What it means to “be love” in your community

February 3, 2020


Valentine’s Day is upon us again, and with it, our focus turns to love. But why do we tend to focus only on romantic relationships? We can create a culture of love every day in the way that we treat and serve others. This Valentine’s Day, consider what it means to be love in your community.

Being others-focused

We have been called to live God’s love in our communities. Part of our mission as a healthcare organization is to inspire health and wellness. That inspiration rolls over into a goal to help improve physical, mental and spiritual health—both for ourselves and for those around us.

What does this look like? Showing love is closely tied to being of service. When we show love, we are others-focused, not self-focused. We’re not meant to spend every second of our time on ourselves. We are meant to use our strengths and passions to uplift and inspire others.

How can I be love?

To be love, think about what activities fill your cup. Do you enjoy visiting and spending time with others? Do you like to get your hands dirty in your garden or yard? Would you rather use your creative talents to make something—write a letter, draw a picture or create a piece of music?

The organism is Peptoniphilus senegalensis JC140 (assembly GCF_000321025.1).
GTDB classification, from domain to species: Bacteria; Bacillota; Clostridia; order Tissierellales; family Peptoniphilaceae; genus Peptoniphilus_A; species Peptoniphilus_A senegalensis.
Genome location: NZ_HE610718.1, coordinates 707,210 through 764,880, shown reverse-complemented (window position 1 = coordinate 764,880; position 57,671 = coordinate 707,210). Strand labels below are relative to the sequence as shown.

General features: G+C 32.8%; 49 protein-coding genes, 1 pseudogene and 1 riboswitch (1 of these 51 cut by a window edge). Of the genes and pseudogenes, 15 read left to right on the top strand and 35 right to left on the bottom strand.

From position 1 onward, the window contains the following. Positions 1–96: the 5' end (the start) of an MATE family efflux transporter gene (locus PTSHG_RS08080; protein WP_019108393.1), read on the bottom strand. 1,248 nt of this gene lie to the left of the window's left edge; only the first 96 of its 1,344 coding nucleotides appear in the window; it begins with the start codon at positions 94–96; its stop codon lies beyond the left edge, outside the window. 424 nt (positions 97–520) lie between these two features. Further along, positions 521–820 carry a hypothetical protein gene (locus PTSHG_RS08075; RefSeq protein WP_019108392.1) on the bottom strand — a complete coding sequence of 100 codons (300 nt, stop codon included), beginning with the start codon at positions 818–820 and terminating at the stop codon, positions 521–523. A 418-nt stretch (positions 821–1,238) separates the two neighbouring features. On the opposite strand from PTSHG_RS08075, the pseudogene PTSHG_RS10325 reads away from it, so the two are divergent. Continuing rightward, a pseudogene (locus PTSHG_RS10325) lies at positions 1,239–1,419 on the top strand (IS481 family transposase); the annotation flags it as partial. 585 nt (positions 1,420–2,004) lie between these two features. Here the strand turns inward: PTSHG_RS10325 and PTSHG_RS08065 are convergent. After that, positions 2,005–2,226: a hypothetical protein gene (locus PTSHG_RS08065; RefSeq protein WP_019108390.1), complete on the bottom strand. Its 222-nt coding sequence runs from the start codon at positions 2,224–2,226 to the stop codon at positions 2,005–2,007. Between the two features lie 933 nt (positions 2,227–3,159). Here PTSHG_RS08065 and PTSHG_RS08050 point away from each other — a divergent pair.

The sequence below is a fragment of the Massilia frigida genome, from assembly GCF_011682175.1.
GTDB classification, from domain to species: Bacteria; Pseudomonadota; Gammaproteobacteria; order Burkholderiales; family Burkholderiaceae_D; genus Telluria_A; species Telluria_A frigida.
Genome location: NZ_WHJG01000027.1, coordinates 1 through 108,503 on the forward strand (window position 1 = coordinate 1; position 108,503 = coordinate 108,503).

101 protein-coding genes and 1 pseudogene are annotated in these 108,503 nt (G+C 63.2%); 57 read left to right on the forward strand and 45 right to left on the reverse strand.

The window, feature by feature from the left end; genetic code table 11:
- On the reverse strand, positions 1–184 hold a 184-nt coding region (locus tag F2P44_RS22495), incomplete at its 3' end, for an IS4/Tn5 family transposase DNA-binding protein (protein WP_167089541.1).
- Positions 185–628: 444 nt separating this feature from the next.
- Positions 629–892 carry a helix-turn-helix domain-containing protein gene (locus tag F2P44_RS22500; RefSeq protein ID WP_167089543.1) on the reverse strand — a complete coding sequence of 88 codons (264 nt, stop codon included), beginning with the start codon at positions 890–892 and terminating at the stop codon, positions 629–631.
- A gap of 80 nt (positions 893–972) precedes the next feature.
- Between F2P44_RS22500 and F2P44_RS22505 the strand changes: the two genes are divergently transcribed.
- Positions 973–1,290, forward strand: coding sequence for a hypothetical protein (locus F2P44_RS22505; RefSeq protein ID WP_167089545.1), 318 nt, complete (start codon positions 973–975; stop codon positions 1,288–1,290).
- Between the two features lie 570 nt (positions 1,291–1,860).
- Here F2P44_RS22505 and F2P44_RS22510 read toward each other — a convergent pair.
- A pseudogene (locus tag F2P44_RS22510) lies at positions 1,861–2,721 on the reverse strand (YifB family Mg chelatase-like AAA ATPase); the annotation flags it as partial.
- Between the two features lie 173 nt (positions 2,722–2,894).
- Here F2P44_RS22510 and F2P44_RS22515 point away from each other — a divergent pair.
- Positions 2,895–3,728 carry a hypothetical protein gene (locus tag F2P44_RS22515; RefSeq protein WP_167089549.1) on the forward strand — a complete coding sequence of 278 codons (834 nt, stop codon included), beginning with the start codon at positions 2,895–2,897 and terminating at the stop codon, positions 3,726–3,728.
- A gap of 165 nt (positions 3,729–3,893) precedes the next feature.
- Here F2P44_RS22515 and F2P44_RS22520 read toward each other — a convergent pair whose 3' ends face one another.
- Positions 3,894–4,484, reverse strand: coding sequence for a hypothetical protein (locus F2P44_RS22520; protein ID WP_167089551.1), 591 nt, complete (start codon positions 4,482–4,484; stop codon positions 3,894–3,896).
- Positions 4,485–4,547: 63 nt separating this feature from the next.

Identify what fills your cup, and then consider how you can engage in those activities on the behalf of others. Could you schedule a visit with someone in your community who is lonely? Is there a neighbor who could use some extra help cleaning up their yard? Could you write a letter or send a piece of art to someone who needs encouragement? This is what it means to be love.

What’s in it for me?

When we merge our talents with helping others, we actually experience a significant return on our investment. In fact, research has found that our brain gets even more reward and feelings of well-being from showing love to others than it does when we are receiving that support.

In addition to the mental benefits of being love, we experience positive physical effects, too. Studies have found that helping others can help promote a longer life, reduce chronic pain and lower blood pressure.

When we choose to be love, the result is a shared sense of belonging. Acts of kindness help to promote happiness, optimism and feelings of confidence. Serving others is also inspirational. And when others are encouraged to repeat the kindness, the result is a ripple effect into a more positive, loving community.

Want to #BeLove? Show us!

Tag us @AdventistHealth on social media and use the hashtag #BeLove so we can see how you are “being love” in your community.